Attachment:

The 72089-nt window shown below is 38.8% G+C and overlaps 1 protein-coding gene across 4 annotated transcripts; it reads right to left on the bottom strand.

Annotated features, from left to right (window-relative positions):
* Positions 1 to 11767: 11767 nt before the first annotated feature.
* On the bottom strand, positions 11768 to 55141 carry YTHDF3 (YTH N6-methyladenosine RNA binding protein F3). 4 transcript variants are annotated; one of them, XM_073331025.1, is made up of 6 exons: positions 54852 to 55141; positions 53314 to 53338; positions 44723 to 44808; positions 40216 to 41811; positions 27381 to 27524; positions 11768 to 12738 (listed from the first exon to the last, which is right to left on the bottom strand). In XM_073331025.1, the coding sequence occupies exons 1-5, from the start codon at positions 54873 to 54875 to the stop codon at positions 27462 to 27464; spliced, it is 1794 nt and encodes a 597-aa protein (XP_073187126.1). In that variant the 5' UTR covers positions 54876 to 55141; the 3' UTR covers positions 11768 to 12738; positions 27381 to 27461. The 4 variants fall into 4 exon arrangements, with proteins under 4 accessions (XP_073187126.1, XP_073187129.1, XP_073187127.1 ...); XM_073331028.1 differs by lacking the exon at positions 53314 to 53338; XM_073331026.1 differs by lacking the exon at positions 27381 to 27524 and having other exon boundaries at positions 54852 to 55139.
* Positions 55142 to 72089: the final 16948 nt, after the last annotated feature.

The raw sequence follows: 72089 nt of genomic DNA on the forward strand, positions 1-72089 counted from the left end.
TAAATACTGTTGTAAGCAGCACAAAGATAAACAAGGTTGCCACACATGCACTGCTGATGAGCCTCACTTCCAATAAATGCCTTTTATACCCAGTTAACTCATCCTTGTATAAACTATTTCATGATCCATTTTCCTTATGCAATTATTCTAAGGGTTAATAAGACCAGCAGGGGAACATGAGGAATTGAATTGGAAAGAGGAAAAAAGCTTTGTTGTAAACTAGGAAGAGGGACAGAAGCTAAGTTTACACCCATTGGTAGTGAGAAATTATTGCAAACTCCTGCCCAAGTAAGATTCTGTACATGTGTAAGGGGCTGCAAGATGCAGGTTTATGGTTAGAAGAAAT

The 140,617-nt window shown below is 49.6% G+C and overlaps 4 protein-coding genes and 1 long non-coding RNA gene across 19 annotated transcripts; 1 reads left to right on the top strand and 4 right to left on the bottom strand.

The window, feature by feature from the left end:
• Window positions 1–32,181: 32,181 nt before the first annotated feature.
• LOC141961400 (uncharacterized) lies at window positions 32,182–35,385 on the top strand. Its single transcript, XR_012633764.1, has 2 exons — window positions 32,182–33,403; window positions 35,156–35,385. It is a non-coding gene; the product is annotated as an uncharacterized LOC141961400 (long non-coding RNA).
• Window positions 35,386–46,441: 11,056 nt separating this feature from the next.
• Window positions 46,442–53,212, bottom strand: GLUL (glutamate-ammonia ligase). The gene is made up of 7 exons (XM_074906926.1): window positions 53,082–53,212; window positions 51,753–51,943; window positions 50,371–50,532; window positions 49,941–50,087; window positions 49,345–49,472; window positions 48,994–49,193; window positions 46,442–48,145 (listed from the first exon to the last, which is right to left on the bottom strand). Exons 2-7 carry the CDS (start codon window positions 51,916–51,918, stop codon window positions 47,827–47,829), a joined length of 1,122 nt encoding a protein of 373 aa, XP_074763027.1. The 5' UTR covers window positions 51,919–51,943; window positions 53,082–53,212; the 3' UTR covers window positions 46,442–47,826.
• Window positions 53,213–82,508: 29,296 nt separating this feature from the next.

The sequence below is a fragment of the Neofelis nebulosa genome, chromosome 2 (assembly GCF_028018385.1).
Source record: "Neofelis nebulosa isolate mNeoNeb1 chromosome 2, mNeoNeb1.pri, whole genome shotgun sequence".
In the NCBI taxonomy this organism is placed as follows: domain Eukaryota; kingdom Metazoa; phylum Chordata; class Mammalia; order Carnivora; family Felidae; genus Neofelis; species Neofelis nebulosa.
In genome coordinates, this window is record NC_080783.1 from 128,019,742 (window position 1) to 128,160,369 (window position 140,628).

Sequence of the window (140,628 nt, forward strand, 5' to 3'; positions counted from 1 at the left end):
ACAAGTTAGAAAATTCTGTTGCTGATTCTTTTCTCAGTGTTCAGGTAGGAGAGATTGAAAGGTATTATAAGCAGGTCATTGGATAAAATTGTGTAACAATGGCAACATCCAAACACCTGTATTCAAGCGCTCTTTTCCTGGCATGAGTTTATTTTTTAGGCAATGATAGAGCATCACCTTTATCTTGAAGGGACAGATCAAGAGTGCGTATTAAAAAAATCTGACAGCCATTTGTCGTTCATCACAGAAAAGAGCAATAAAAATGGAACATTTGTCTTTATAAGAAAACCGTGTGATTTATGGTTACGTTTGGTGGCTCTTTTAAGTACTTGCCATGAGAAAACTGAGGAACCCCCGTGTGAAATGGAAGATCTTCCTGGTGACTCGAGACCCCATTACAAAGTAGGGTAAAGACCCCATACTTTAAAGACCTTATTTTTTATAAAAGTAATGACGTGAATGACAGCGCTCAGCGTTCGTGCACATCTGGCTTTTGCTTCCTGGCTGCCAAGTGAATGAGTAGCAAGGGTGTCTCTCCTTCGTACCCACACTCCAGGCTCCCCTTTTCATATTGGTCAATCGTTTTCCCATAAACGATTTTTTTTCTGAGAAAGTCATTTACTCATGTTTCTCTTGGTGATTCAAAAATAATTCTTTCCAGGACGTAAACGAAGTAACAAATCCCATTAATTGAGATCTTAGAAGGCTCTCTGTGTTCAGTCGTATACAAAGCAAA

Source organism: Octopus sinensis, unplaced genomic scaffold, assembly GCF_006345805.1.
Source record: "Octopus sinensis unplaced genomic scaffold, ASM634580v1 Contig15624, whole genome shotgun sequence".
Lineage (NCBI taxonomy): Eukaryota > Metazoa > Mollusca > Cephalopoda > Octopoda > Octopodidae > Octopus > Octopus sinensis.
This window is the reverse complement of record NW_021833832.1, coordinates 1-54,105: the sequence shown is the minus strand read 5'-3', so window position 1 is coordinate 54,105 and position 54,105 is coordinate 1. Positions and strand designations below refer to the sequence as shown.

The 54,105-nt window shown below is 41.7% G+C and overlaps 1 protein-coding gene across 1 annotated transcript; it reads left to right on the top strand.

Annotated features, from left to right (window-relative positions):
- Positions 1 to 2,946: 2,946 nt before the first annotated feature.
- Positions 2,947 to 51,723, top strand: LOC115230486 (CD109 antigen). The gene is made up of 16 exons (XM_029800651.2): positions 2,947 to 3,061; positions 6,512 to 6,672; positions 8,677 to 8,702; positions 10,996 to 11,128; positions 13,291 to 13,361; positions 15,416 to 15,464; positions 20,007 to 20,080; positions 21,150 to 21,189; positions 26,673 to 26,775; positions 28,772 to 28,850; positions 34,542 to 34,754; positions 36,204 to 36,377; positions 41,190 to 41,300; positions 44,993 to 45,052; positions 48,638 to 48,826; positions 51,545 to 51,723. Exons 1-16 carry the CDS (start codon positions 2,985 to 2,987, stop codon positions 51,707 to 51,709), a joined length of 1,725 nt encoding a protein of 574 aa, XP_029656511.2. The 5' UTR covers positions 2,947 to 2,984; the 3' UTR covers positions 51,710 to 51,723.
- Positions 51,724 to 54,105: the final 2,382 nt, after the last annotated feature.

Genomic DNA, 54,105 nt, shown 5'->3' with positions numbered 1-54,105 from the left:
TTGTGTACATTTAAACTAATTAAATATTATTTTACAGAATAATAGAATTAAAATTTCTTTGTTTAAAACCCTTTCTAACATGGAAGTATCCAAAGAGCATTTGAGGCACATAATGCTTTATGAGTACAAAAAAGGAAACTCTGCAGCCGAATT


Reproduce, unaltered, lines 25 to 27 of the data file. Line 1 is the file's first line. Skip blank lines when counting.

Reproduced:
The 54,105-nt window shown below is 41.7% G+C and overlaps 1 protein-coding gene across 1 annotated transcript; it reads left to right on the top strand.

Annotated features, from left to right (window-relative positions):
- Positions 1 to 2,946: 2,946 nt before the first annotated feature.